Potentiation of the glycine response by serotonin on the substantia gelatinosa neurons of the trigeminal subnucleus caudalis in mice
Hoang Thi Thanh Nguyen1,#, Dong Hyu Cho2,#, Seon Hui Jang1, Seong Kyu Han1, and Soo Joung Park1,*
1Department of Oral Physiology, School of Dentistry and Institute of Oral Bioscience, Chonbuk National University, Jeonju 54896, 2Department of Obstetrics and Gynecology, Chonbuk National University Hospital and School of Medicine, Jeonju 54896, Korea
Received: April 5, 2019; Revised: June 5, 2019; Accepted: June 7, 2019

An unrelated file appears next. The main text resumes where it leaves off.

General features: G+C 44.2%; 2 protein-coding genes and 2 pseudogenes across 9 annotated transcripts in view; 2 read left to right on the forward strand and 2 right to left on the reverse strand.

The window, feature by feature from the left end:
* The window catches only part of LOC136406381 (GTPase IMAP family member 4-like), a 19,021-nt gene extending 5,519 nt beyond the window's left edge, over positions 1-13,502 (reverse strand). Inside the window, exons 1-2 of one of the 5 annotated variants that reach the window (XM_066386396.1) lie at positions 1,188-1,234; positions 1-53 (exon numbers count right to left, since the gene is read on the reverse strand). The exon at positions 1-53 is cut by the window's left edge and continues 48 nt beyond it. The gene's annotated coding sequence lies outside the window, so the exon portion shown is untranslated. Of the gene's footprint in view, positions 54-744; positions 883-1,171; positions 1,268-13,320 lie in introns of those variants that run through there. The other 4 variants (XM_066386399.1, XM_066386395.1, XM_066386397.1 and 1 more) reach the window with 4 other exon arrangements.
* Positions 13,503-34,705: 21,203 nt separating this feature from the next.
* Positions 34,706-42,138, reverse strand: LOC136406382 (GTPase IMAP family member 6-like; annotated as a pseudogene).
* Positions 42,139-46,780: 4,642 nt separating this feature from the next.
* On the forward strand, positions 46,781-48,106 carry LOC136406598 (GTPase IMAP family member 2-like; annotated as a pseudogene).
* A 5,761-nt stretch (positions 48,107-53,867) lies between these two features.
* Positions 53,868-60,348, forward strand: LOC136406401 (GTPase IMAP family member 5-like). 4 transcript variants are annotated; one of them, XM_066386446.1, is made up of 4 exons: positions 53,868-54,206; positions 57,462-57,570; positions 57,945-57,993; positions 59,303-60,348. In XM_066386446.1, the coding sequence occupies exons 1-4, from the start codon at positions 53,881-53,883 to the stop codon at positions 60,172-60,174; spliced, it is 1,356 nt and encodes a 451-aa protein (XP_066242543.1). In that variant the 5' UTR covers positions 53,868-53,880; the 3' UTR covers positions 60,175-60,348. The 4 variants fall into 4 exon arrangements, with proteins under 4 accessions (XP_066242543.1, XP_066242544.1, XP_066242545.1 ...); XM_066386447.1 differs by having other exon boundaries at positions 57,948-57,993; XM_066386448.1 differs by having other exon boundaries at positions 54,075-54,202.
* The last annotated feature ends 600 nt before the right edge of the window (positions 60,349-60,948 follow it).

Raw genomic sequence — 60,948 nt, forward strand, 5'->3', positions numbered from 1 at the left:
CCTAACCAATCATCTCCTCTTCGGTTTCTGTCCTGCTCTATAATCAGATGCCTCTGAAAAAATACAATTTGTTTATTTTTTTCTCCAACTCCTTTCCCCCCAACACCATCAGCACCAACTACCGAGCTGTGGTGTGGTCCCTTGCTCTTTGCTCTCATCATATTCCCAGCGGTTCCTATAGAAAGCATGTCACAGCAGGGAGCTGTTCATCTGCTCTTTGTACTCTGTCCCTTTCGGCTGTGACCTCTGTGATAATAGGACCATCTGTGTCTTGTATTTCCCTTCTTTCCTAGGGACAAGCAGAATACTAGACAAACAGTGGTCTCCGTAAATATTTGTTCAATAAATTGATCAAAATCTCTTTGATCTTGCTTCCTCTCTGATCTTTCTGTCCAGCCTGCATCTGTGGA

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The lamina II, also called the substantia gelatinosa (SG), of the trigeminal subnucleus caudalis (Vc), is thought to play an essential role in the control of orofacial nociception. Glycine and serotonin (5-hydroxytryptamine, 5-HT) are the important neurotransmitters that have the individual parts on the modulation of nociceptive transmission. However, the electrophysiological effects of 5-HT on the glycine receptors on SG neurons of the Vc have not been well studied yet. For this reason, we applied the whole-cell patch clamp technique to explore the interaction of intracellular signal transduction between 5-HT and the glycine receptors on SG neurons of the Vc in mice. In nine of 13 neurons tested (69.2%), pretreatment with 5-HT potentiated glycine-induced current (IGly). Firstly, we examined with a 5-HT1 receptor agonist (8-OH-DPAT, 5-HT1/7 agonist, co-applied with SB-269970, 5-HT7 antagonist) and antagonist (WAY-100635), but 5-HT1 receptor agonist did not increase IGly and in the presence of 5-HT1 antagonist, the potentiation of 5-HT on IGly still happened. However, an agonist (α-methyl-5-HT) and antagonist (ketanserin) of the 5-HT2 receptor mimicked and inhibited the enhancing effect of 5-HT on IGly in the SG neurons, respectively. We also verified the role of the 5-HT7 receptor by using a 5-HT7 antagonist (SB-269970) but it also did not block the enhancement of 5-HT on IGly. Our study demonstrated that 5-HT facilitated IGly in the SG neurons of the Vc through the 5-HT2 receptor. The interaction between 5-HT and glycine appears to have a significant role in modulating the transmission of the nociceptive pathway.